025: A Soldier, a Fighter

025: A Soldier, a Fighter


Content Warning: This post contains information about sexual assault and/or violence which may be triggering to some survivors.

"A Soldier, a Fighter," Anonymous

Note: All survivors who reach out to The Art of Survival are given the option to remain anonymous in sharing their story. Any specific details about the survivor are shared at their discretion, and not the creators of the page.

Throughout my childhood, I was witness to domestic abuse and child abuse. My dad would beat my step mom and my brother, all the while not touching me.

As I grew up my brother grew angry. When I turned 9 it changed to my dad would beat him and in turn he would beat me. In 2014 I began treatment for all of the abuse which happened from 9 years to 22.

During my treatment, I was diagnosed with PTSD and began EMDR treatment. This treatment was designed to separate the emotion from the memory through sensory mechanisms. I had to relive the memory and describe how it would make me feel.

It is gruesome work.
While going through this, a repressed memory surfaced.

At age 12, I had been drugged by my brother and raped by his best friend. Throughout my adolescence and teenage years I was depressed and suicidal. My now ex-husband could not handle the information and began to move away from me.

In August 2015, we got a divorce.

Today, I am still going through my treatment and trying to rebuild my life. The catch is my brother, after years of drug abuse, does not remember any of it.

He remembers the abuse by our dad but nothing of what he did to me. I have not told him and have in fact forgiven him. Part of my journey is rebuilding a relationship with him. It is hard and every week is a struggle but I am stronger and happier than I have ever been.

PTSD is often a term one associates with soldiers. Many people do not realize that there is a war going on here in this country. Domestic abuse and child abuse is a war zone for everyone that lives it. Every day is a struggle to survive and every day we try to find a way to fight back, to fight for our lives.

Being diagnosed with PTSD in a country that does not recognize this war is akin to reliving the trauma all over again. But now, we are fighting for our right to be heard and to be recognized for the war we have fought and a war we have barely survived. Many of the scars I have are just memories I get to relive in my mind and in my nightmares. Every bump in the night is a possible attack. The reaction to either fight or flee has been so ingrained in me that I have been running all my life.  I will forever be searching for a safe place.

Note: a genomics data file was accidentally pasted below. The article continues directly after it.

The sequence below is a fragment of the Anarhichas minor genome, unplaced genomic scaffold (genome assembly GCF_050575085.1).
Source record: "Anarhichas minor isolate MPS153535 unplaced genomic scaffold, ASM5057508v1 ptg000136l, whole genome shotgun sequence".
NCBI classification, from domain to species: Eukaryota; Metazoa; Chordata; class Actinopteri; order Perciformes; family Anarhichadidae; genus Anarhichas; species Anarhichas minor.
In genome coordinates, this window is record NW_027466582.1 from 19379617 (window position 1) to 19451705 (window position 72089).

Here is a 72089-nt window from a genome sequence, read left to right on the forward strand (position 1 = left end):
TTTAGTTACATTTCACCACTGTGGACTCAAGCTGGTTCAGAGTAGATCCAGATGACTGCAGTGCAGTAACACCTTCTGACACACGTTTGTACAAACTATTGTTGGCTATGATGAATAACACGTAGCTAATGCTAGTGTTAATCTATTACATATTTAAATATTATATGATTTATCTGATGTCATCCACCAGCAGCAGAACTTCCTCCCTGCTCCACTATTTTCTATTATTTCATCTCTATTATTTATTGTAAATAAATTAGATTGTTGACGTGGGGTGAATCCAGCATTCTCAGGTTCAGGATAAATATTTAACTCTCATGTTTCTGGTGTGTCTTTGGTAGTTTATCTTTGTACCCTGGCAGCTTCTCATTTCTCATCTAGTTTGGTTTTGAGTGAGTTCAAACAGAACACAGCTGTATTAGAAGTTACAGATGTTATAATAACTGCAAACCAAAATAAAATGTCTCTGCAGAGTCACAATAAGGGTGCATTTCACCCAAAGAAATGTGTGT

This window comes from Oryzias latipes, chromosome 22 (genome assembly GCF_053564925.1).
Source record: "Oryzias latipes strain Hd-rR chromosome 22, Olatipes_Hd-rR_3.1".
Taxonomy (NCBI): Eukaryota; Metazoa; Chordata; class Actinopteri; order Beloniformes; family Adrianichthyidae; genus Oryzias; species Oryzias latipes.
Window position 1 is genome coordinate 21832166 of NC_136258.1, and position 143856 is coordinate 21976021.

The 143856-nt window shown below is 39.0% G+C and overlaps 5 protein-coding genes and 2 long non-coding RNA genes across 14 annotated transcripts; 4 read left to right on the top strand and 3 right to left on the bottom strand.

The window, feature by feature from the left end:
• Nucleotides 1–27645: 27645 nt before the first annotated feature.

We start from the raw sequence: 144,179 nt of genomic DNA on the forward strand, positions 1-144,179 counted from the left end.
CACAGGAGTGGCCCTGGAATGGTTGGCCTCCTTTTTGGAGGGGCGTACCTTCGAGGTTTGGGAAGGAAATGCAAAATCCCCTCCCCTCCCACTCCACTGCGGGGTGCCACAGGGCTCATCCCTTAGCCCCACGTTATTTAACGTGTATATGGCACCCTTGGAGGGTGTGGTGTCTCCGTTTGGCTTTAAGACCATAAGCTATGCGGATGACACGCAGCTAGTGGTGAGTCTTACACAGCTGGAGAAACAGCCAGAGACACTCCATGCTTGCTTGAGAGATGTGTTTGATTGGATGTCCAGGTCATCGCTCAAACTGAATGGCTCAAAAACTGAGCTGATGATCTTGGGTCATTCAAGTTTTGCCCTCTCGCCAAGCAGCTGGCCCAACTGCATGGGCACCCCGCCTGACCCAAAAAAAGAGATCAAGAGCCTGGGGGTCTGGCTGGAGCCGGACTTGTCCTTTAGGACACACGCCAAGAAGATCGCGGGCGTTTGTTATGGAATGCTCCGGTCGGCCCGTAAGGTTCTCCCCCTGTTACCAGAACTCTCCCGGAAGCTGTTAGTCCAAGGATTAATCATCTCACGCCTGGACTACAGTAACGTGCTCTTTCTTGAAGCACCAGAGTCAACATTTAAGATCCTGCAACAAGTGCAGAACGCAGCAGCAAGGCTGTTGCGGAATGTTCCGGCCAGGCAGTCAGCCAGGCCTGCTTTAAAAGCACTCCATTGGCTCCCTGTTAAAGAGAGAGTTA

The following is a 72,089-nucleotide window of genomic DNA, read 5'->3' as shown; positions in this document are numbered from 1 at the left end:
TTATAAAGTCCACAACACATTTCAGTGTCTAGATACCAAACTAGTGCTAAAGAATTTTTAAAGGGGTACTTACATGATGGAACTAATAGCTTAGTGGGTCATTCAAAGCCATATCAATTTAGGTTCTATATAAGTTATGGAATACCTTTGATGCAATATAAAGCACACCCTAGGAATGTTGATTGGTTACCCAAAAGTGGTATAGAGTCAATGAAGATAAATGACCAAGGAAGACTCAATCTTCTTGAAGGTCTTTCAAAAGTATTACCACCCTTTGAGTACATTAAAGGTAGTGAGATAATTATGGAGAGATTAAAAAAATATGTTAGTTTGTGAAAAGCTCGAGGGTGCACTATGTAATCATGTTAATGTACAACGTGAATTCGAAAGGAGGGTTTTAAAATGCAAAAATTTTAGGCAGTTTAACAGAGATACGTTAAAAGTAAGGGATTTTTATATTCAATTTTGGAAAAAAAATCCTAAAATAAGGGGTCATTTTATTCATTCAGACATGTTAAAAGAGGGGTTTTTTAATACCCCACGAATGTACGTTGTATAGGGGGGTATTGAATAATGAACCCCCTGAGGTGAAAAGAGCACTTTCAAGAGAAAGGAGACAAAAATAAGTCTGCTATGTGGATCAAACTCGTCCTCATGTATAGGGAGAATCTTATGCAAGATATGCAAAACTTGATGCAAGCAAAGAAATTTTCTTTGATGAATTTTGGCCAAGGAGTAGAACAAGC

Being a victim is not something I associate myself with.

I am a soldier, a fighter, and a survivor.

I have PTSD because I have fought a war that is never ending. PTSD is not just for the military soldiers. It is for anyone who has fought to live their lives without someone threatening them. It should be recognized as a mental and emotional trained reaction for everyone. 

The biggest fear I have with my PTSD is the fact that people do not take it seriously. I have heard "Oh, were you in the military?" And the shame comes back a million fold when I softly confess, "No, I was abused." And the look on the other person’s face is one of pity.

The look that says, "I am now uncomfortable and will be ignoring what was just said."

Abuse is the pink elephant in the room that no one wants to talk about. That no one wants to get involved in. What they do not realize is that it is the longest war this country has ever fought, and no one knows.


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About the art:

When this survivor reached out to me, I knew we were gonna end the month with their story. Taking on the topic of PTSD is an interesting one, and we, as a project, will delve further into the topic more next month. So this seemed like a perfect transition piece to end April and enter into May.

The idea that PTSD is only reserved for those with military experience is misconceived and misunderstood. It's called, post TRAUMATIC stress disorder, which means it applies to all forms of trauma. This story does an incredible job showing that even if a person hasn't served in the military, they can be just as strong as a soldier in the way they conduct their daily lives.

Living with PTSD can feel like a burden. A burden that others might not understand. So it's important that our society takes heed of the message of this story and listen to its words. The person who wrote this piece is truly a solider in life, a fighter of stigma and trauma, and survivor of the hell it puts them through and I tried to capture that with the bright background and black splatter — a scheme I don't often use.

Thank you for your story, survivor.

We will be back on Monday with the first story of Mental Health Awareness Month!

- Craig

026: It Can Feel Like Drowning

026: It Can Feel Like Drowning

024: King of Pain

024: King of Pain